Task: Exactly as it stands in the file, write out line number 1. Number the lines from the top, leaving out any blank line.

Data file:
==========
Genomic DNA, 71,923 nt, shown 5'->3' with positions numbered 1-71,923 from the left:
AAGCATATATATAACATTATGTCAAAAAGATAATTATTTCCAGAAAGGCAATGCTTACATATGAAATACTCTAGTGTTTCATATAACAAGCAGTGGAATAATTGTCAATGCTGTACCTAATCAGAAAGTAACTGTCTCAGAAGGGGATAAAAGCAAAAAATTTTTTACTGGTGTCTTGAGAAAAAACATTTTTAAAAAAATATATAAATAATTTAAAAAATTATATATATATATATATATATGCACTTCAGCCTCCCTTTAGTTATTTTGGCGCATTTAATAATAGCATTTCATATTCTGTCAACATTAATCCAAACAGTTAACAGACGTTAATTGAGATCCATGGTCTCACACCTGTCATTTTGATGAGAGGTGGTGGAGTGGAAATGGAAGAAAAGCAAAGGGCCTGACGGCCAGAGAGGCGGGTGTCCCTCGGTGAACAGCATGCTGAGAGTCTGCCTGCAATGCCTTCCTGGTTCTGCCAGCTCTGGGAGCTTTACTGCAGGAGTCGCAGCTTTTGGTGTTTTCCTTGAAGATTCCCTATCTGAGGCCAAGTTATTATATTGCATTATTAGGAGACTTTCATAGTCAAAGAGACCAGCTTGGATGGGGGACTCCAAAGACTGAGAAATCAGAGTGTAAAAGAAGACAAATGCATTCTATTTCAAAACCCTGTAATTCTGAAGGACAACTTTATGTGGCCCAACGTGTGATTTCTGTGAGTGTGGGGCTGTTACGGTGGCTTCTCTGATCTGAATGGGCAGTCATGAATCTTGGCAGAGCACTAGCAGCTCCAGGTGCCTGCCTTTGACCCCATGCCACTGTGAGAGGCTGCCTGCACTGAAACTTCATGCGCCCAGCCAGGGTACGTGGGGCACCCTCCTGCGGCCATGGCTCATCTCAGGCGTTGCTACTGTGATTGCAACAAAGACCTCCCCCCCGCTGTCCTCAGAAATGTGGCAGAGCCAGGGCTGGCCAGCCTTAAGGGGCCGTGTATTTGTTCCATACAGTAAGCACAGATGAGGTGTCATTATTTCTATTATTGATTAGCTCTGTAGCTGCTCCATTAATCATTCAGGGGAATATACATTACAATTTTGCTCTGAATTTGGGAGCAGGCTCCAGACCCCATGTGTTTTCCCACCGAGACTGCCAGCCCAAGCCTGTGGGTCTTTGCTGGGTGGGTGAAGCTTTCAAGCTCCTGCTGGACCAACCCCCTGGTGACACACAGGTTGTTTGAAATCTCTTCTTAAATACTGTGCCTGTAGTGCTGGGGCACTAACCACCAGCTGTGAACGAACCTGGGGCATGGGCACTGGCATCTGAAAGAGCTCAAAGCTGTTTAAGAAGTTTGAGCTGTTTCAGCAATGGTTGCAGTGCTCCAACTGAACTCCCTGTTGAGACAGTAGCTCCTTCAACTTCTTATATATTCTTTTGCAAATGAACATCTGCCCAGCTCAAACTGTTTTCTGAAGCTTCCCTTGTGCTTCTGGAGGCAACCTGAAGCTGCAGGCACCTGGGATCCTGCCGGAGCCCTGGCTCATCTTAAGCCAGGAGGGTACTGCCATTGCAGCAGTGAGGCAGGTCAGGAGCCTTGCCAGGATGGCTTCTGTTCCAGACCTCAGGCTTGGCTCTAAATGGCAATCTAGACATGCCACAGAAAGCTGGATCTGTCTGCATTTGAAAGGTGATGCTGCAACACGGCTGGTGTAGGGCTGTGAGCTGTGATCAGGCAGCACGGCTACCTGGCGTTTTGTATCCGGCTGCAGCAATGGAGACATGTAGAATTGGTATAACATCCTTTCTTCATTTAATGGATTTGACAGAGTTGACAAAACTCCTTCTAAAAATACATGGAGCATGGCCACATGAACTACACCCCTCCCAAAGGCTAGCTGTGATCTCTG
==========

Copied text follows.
Genomic DNA, 71,923 nt, shown 5'->3' with positions numbered 1-71,923 from the left: